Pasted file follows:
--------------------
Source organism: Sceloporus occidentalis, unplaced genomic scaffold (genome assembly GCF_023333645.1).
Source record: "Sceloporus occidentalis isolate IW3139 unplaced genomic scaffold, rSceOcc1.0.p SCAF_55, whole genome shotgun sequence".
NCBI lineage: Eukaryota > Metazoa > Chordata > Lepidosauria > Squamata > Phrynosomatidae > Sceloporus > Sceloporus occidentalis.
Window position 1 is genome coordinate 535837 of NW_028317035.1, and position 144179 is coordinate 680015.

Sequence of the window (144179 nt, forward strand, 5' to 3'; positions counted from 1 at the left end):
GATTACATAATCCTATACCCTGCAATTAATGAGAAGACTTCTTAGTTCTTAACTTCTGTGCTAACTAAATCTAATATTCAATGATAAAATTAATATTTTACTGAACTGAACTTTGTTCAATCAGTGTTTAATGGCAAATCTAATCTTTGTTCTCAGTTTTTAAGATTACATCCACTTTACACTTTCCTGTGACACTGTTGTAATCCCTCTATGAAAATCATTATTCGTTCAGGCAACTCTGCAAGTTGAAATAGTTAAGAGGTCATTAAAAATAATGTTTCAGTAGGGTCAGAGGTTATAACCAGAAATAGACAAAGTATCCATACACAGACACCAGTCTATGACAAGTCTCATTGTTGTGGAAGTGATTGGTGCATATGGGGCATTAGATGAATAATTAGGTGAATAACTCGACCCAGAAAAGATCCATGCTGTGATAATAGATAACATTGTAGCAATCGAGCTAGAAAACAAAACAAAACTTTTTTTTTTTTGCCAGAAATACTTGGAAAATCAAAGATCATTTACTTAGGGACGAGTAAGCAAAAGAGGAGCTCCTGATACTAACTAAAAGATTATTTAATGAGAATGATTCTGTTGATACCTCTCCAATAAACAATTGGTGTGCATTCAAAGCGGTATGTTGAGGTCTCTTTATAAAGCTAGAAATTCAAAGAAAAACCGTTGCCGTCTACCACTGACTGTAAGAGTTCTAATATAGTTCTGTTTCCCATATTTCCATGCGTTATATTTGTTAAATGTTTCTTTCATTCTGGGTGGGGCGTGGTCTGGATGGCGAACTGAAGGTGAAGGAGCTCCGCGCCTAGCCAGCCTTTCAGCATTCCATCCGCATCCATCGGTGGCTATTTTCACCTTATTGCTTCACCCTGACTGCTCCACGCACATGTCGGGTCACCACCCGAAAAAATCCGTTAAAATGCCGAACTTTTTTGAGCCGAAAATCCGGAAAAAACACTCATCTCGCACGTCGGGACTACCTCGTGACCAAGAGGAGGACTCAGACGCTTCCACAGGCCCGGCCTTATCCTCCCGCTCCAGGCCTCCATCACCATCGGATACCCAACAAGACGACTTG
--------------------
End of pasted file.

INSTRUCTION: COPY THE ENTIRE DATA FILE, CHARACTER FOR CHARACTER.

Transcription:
Source organism: Sceloporus occidentalis, unplaced genomic scaffold (genome assembly GCF_023333645.1).
Source record: "Sceloporus occidentalis isolate IW3139 unplaced genomic scaffold, rSceOcc1.0.p SCAF_55, whole genome shotgun sequence".
NCBI lineage: Eukaryota > Metazoa > Chordata > Lepidosauria > Squamata > Phrynosomatidae > Sceloporus > Sceloporus occidentalis.
Window position 1 is genome coordinate 535837 of NW_028317035.1, and position 144179 is coordinate 680015.

Sequence of the window (144179 nt, forward strand, 5' to 3'; positions counted from 1 at the left end):
GATTACATAATCCTATACCCTGCAATTAATGAGAAGACTTCTTAGTTCTTAACTTCTGTGCTAACTAAATCTAATATTCAATGATAAAATTAATATTTTACTGAACTGAACTTTGTTCAATCAGTGTTTAATGGCAAATCTAATCTTTGTTCTCAGTTTTTAAGATTACATCCACTTTACACTTTCCTGTGACACTGTTGTAATCCCTCTATGAAAATCATTATTCGTTCAGGCAACTCTGCAAGTTGAAATAGTTAAGAGGTCATTAAAAATAATGTTTCAGTAGGGTCAGAGGTTATAACCAGAAATAGACAAAGTATCCATACACAGACACCAGTCTATGACAAGTCTCATTGTTGTGGAAGTGATTGGTGCATATGGGGCATTAGATGAATAATTAGGTGAATAACTCGACCCAGAAAAGATCCATGCTGTGATAATAGATAACATTGTAGCAATCGAGCTAGAAAACAAAACAAAACTTTTTTTTTTTTGCCAGAAATACTTGGAAAATCAAAGATCATTTACTTAGGGACGAGTAAGCAAAAGAGGAGCTCCTGATACTAACTAAAAGATTATTTAATGAGAATGATTCTGTTGATACCTCTCCAATAAACAATTGGTGTGCATTCAAAGCGGTATGTTGAGGTCTCTTTATAAAGCTAGAAATTCAAAGAAAAACCGTTGCCGTCTACCACTGACTGTAAGAGTTCTAATATAGTTCTGTTTCCCATATTTCCATGCGTTATATTTGTTAAATGTTTCTTTCATTCTGGGTGGGGCGTGGTCTGGATGGCGAACTGAAGGTGAAGGAGCTCCGCGCCTAGCCAGCCTTTCAGCATTCCATCCGCATCCATCGGTGGCTATTTTCACCTTATTGCTTCACCCTGACTGCTCCACGCACATGTCGGGTCACCACCCGAAAAAATCCGTTAAAATGCCGAACTTTTTTGAGCCGAAAATCCGGAAAAAACACTCATCTCGCACGTCGGGACTACCTCGTGACCAAGAGGAGGACTCAGACGCTTCCACAGGCCCGGCCTTATCCTCCCGCTCCAGGCCTCCATCACCATCGGATACCCAACAAGACGACTTG